With the profits he established a laboratory in Newark, New Jersey, where he continued to develop his inventions. In his experiments, he always took a "hands-on" approach, and took nothing for granted, insisting on performing tests himself to compare his outcomes with previously recorded results.

He met and married Mary Stilwell, [4] and they had three children, Marion Estelle, Thomas Alva Jr, and William. (Later after Mary's death in 1884, he remarried. He wed his 2nd wife Mina Miller in 1886, they had 3 children, Madelene, Charles and Theodore, and remained together until his death).

His first daughter was nicknamed "Dot", and his first son "Dash" (see Morse Code). [5]

Edison and his phonograph

Menlo Park

President Harding speaking into recording apparatus, 1922.

In 1876 Edison left his Newark lab and established a laboratory in Menlo Park, New Jersey, where he earned the nickname "The Wizard of Menlo Park". The following year, in 1877, he invented the first phonograph. The tin foil phonograph was the first machine that could record and reproduce sound. This invention brought him worldwide recognition and acclaim and he was invited to meet U.S. President Rutherford B. Hayes in the White House.

In 1879, Edison developed the first working incandescent electric light bulb. The original idea for the light bulb had already been proposed, and different versions attempted, but no one had yet been able to develop an electric lighting system that was practical and economical enough for common use. By 1882 Edison had established the first commercial power station, and began providing light and power to customers. from his revolutionary plant on Pearl Street in New York City; it was the first central electric light and power plant in the world. He also built and operated an experimental electric railroad and produced a superior storage battery of iron and nickel with an alkaline electrolyte.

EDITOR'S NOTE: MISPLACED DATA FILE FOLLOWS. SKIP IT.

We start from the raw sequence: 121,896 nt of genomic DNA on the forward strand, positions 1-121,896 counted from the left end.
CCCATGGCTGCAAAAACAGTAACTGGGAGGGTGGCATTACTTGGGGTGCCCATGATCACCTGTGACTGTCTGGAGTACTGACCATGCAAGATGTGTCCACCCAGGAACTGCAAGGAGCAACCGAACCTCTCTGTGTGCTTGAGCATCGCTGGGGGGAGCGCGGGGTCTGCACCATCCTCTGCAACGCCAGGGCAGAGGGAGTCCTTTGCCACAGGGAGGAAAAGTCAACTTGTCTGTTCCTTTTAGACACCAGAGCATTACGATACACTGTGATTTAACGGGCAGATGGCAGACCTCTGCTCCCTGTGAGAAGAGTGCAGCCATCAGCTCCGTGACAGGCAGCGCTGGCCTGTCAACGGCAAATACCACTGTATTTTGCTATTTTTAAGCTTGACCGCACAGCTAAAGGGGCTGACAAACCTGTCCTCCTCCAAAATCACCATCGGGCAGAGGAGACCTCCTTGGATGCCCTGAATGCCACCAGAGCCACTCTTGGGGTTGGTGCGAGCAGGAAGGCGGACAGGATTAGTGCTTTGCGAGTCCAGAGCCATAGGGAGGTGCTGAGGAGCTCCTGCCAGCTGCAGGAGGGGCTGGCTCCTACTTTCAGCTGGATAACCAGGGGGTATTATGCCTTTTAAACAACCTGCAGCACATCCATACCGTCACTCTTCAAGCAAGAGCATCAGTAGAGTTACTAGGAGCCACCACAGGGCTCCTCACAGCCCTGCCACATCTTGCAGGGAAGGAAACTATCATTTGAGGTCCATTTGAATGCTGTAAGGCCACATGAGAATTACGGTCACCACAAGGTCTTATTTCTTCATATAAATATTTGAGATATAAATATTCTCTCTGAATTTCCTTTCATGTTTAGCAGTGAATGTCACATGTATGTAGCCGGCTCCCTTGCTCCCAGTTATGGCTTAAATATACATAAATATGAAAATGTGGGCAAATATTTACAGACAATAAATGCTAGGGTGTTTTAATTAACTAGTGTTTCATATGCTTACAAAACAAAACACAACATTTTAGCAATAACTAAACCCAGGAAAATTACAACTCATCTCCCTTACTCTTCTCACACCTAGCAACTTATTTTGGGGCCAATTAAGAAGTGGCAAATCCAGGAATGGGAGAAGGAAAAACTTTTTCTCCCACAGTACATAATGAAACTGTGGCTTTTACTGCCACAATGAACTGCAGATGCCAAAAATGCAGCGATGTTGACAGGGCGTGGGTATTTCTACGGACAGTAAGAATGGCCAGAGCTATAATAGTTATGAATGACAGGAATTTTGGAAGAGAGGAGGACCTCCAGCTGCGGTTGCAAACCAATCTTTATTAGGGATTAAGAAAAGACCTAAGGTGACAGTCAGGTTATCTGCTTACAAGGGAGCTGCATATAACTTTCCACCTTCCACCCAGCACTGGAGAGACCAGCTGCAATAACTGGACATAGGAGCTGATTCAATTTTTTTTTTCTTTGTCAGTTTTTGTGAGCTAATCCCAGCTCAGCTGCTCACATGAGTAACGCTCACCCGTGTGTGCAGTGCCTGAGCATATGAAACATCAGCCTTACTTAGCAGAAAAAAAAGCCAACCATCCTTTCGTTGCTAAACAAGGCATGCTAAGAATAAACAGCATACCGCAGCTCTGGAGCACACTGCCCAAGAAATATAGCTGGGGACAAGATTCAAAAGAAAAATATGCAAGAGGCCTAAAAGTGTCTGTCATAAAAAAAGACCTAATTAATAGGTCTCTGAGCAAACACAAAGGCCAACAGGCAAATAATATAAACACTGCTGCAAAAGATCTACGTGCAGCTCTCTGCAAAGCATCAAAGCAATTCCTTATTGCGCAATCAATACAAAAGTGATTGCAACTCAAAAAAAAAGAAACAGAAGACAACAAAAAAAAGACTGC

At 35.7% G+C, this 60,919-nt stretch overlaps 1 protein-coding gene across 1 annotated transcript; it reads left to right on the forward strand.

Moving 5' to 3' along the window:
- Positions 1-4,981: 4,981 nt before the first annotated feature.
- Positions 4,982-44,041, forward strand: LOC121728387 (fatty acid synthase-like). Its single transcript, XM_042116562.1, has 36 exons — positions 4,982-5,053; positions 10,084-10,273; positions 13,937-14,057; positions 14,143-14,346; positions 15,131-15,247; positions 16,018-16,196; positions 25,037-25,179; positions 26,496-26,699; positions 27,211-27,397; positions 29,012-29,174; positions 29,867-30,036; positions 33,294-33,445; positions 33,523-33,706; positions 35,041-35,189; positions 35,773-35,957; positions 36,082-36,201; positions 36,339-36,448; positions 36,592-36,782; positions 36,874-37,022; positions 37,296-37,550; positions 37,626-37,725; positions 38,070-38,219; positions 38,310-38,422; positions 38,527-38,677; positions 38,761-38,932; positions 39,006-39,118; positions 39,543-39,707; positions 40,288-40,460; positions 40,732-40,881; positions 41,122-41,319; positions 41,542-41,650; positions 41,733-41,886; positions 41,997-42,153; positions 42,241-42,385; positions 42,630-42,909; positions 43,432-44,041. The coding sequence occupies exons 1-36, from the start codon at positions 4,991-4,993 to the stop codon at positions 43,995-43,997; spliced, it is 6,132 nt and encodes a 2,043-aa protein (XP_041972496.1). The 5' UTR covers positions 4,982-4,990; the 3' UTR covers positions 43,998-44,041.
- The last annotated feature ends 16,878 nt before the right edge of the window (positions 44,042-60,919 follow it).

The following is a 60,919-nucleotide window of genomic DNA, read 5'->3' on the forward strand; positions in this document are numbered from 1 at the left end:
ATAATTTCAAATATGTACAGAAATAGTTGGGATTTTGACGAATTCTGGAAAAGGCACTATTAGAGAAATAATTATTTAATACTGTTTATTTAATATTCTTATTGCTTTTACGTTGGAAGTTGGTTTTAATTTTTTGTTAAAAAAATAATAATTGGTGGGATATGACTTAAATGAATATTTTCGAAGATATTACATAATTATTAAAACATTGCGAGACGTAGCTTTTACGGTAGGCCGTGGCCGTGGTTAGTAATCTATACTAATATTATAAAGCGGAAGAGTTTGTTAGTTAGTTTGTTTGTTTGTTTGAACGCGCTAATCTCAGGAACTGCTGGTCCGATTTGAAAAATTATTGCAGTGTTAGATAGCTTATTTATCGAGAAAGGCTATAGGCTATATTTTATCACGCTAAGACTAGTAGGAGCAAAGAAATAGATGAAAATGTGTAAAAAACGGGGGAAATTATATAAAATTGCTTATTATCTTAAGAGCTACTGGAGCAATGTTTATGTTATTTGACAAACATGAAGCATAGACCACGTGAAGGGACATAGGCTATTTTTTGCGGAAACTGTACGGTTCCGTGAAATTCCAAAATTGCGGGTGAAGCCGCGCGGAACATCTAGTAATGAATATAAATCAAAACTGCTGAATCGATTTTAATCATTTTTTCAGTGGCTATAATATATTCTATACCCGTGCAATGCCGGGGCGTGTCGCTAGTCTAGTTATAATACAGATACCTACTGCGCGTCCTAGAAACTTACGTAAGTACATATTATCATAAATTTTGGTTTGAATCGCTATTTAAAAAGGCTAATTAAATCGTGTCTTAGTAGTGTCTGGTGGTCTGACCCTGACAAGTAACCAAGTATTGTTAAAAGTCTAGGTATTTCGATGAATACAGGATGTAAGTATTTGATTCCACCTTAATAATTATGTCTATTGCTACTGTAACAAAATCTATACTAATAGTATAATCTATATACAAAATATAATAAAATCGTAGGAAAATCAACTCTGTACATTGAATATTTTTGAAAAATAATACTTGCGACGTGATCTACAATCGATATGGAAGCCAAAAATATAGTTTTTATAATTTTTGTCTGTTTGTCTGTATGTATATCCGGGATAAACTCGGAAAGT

In 1887 Edison moved his vast organization to West Orange, N.J., and thereafter devoted most of his time to its management. Along with a team of engineers he personally helped invent the first motion pictures. He concurrently worked on developing, then improving the phonograph, and recording equipment. In 1891 Edison patented the kinetoscope and the vitascope; having purchased the patent for a projector invented by Thomas Armat, he made the first commercial showing of motion pictures, at in New York City, on April 23, 1896. In 1913 he demonstrated the synchronization of moving pictures and sound, laying the foundation for the talking motion picture

1889 phonograph; battery is on left

In 1878-81 Edison was at the peak of his intellectual powers. He sought solutions to technological problems through scientific investigations, experimented with multiple ways of technical problem solving, calculated costs and pricing, established methods of production, evaluated the character of potential business partners, negotiated contracts and business partnerships one day and raved back to the lab to scrutinize technical details the next.

Generating electricity

Model of Pearl Street generating plant
Edison's development of central-station lighting systems for cities was one of the great achievements in world history because it brought electricity out of the laboratory into actual commercial use. His Pearl Street (New York City) electricity generating station introduced four key elements of a modern electric utility system: reliable central generation, efficient distribution, a successful end use (in 1882, the light bulb), and a competitive price. It was a model of efficiency for its time. At first it served 59 customers for about 24 cents per kilowatt hour. By the late 1880s, power demand for electric motors (especially for elevators and streetcars) brought the industry from mainly nighttime lighting to 24-hour service and dramatically raised electricity demand for transportation and industry needs. By the end of the 1880s, small central stations dotted many U.S. cities; each was limited to a few blocks area because of transmission inefficiencies of direct current (DC). Edison fought a mighty battle with George Westinghouse, who developed a competing system based on alternating current (AC).


In the early 1880s Edison made the transition from entrepreneurial inventor to mass manufacturer and business entrepreneur.

Leaving the laboratory to demonstrate his electric lighting system in a “real world” context, Edison established his system in Britain and in Europe. He delegated much of the work to his most trusted assistants and hired talented new associates. Edison steadily improved his business acumen, the court system (where many patent suits were decided), the media, and his judgment of people's character. As always he relied on his intuitive ability to solve technological problems one step at a time.